At A Glance
Carthage students who are interested in paleontology — the study of the history of life on Earth through fossils — have the opportunity to study under a vertebrate paleontologist and get hands-on field experience that is unusual in undergraduate programs.
Learn from paleontologists
The paleontology program is co-led by Prof. Thomas Carr, assistant professor of biology, and Dr. Megan Seitz, preparator of the Carthage Institute of Paleontology (CIP). Prof. Carr is a vertebrate paleontologist (studys fossils of animals with backbones) and a recognized expert on tyrannosaurid dinosaurs. Dr. Seitz is a paleontologist who trains students in lab techniques on authentic dinosaur fossils.
- <div class="lw_widget lw_widget_type_blockquote"><blockquote class="blockquote"><div class="blockquote__image"><picture class="lw_image"> <source type="image/webp" srcset="/live/image/gid/134/width/183/height/183/crop/1/src_region/0,114,1721,1836/37817_8319_163701665847155.rev.1684856863.webp 1x, /live/image/scale/2x/gid/134/width/183/height/183/crop/1/src_region/0,114,1721,1836/37817_8319_163701665847155.rev.1684856863.webp 2x, /live/image/scale/3x/gid/134/width/183/height/183/crop/1/src_region/0,114,1721,1836/37817_8319_163701665847155.rev.1684856863.webp 3x"/> <source type="image/jpeg" srcset="/live/image/scale/2x/gid/134/width/183/height/183/crop/1/src_region/0,114,1721,1836/37817_8319_163701665847155.rev.1684856863.jpg 2x, /live/image/scale/3x/gid/134/width/183/height/183/crop/1/src_region/0,114,1721,1836/37817_8319_163701665847155.rev.1684856863.jpg 3x"/> <img src="/live/image/gid/134/width/183/height/183/crop/1/src_region/0,114,1721,1836/37817_8319_163701665847155.rev.1684856863.jpg" alt="Mel Krukow ?26" width="183" height="183" srcset="/live/image/scale/2x/gid/134/width/183/height/183/crop/1/src_region/0,114,1721,1836/37817_8319_163701665847155.rev.1684856863.jpg 2x, /live/image/scale/3x/gid/134/width/183/height/183/crop/1/src_region/0,114,1721,1836/37817_8319_163701665847155.rev.1684856863.jpg 3x" data-max-w="1721" data-max-h="1722" loading="lazy"/> </picture> </div><div class="blockquote__content"><div class="blockquote__quote"><svg aria-hidden="true" class="icon icon-round-left-quote" width="48" height="33"><use xlink:href="#icon-round-left-quote"/></svg><p> “Carthage is a perfectly sized smaller school and offers everything I need to become a paleontologist. J-Term study tours are an experience that every school should have. I’m very excited about the Montana trip next summer for a paleontology expedition.”</p></div><footer class="blockquote__footer"><span class="blockquote__author"><a href="/live/profiles/2446-">Mel Krukow</a> ’26</span></footer></div></blockquote></div>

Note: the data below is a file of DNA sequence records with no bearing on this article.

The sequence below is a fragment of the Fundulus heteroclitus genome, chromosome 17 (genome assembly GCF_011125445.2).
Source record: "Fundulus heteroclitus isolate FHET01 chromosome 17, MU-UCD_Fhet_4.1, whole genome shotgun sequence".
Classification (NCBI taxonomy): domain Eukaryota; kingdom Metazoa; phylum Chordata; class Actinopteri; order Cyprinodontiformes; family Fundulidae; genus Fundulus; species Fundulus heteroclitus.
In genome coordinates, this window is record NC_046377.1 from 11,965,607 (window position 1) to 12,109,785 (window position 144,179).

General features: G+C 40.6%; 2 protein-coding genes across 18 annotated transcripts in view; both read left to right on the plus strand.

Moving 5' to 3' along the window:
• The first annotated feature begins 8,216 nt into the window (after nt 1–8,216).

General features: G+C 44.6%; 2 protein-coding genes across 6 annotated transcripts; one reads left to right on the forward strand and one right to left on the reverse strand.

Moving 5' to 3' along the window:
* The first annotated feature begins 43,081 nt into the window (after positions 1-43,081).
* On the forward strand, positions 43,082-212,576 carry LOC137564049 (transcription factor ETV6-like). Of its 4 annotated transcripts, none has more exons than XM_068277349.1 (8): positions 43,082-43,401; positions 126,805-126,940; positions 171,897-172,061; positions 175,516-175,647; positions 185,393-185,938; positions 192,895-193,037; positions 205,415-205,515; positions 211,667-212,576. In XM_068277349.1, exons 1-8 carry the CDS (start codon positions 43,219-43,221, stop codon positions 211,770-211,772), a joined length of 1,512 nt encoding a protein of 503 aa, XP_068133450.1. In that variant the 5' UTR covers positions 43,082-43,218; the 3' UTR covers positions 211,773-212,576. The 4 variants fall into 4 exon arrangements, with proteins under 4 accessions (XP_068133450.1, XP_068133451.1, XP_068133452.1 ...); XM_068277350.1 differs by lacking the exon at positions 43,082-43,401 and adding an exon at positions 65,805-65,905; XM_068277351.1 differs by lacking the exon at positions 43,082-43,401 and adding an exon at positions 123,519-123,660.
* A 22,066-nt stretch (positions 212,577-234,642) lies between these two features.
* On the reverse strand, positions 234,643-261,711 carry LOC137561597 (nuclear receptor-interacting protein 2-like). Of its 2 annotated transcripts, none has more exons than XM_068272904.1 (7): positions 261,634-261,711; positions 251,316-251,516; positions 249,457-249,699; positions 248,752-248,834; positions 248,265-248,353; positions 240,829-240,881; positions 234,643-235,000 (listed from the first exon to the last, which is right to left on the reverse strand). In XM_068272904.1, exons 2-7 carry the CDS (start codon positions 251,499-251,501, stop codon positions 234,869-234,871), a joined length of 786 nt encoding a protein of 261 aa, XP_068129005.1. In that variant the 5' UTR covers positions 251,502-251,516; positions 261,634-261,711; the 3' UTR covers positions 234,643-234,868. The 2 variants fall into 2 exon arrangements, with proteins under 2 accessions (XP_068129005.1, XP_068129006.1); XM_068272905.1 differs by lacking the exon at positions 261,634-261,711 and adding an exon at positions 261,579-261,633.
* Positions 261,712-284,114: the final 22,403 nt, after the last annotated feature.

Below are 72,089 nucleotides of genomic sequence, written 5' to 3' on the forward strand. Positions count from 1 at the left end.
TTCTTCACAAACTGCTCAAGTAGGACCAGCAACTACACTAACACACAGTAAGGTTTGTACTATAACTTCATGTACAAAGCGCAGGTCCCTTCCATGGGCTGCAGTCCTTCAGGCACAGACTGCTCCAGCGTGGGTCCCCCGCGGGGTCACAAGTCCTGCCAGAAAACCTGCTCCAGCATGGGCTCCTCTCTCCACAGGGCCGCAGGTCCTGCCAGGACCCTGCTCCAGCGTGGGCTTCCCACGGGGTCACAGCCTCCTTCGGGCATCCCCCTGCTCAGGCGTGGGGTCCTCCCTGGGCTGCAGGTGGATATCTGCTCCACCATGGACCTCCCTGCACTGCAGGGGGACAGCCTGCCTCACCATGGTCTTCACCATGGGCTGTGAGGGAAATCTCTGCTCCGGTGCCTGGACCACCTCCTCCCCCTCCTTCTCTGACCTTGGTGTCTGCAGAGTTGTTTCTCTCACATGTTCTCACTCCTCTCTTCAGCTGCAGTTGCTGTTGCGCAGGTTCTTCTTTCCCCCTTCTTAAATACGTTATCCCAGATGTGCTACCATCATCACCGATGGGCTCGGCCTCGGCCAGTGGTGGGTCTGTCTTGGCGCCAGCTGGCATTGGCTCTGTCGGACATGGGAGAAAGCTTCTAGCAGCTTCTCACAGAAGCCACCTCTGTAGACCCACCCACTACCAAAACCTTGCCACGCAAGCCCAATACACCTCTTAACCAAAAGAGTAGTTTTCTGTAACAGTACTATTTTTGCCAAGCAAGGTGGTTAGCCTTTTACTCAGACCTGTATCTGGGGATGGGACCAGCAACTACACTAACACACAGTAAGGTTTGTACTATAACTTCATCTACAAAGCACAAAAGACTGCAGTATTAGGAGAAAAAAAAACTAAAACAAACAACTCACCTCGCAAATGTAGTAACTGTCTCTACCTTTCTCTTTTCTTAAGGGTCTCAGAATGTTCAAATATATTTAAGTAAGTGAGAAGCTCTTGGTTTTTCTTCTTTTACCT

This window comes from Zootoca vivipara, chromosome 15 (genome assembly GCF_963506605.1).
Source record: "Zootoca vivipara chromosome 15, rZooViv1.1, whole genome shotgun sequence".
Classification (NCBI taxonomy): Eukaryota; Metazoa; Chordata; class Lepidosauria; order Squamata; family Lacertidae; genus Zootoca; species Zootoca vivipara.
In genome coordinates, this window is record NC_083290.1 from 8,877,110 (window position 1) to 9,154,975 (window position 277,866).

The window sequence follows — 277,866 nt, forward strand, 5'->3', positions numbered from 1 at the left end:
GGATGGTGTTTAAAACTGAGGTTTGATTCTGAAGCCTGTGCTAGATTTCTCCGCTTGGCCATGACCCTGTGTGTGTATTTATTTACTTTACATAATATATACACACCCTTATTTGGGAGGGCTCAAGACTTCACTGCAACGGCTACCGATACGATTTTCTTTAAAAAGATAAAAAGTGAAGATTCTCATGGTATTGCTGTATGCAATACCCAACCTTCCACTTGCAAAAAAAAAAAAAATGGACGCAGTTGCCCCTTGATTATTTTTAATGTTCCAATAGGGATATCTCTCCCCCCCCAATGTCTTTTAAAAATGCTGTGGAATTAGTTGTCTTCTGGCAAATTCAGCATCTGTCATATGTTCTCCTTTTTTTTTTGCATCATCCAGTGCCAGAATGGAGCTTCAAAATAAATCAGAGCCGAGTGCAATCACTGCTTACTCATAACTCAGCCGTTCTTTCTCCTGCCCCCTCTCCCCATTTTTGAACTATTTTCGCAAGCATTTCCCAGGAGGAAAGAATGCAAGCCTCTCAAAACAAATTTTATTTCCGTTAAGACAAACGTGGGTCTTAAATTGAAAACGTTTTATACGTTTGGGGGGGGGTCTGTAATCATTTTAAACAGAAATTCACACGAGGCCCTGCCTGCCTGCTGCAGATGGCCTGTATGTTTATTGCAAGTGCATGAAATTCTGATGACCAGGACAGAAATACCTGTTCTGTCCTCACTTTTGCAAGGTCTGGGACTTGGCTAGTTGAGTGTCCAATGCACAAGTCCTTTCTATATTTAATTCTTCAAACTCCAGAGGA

Prof. Carr is also the senior scientific advisor for the Dinosaur Discovery Museum (DDM) in downtown Kenosha, which houses the CIP run by Dr. Seitz. A noted professional researcher on dinosaurs, Prof. Carr has been featured on the National Geographic Channel, in popular publications, and as curator for museum exhibits, including the “Feathered Dinosaur” exhibit at the Royal Ontario Museum. Dr. Seitz has co-led the field expeditions since 2011, and she has trained numerous students and citizen scientists in the lab and field.” Dr. Seitz runs the lab housed in the DDM.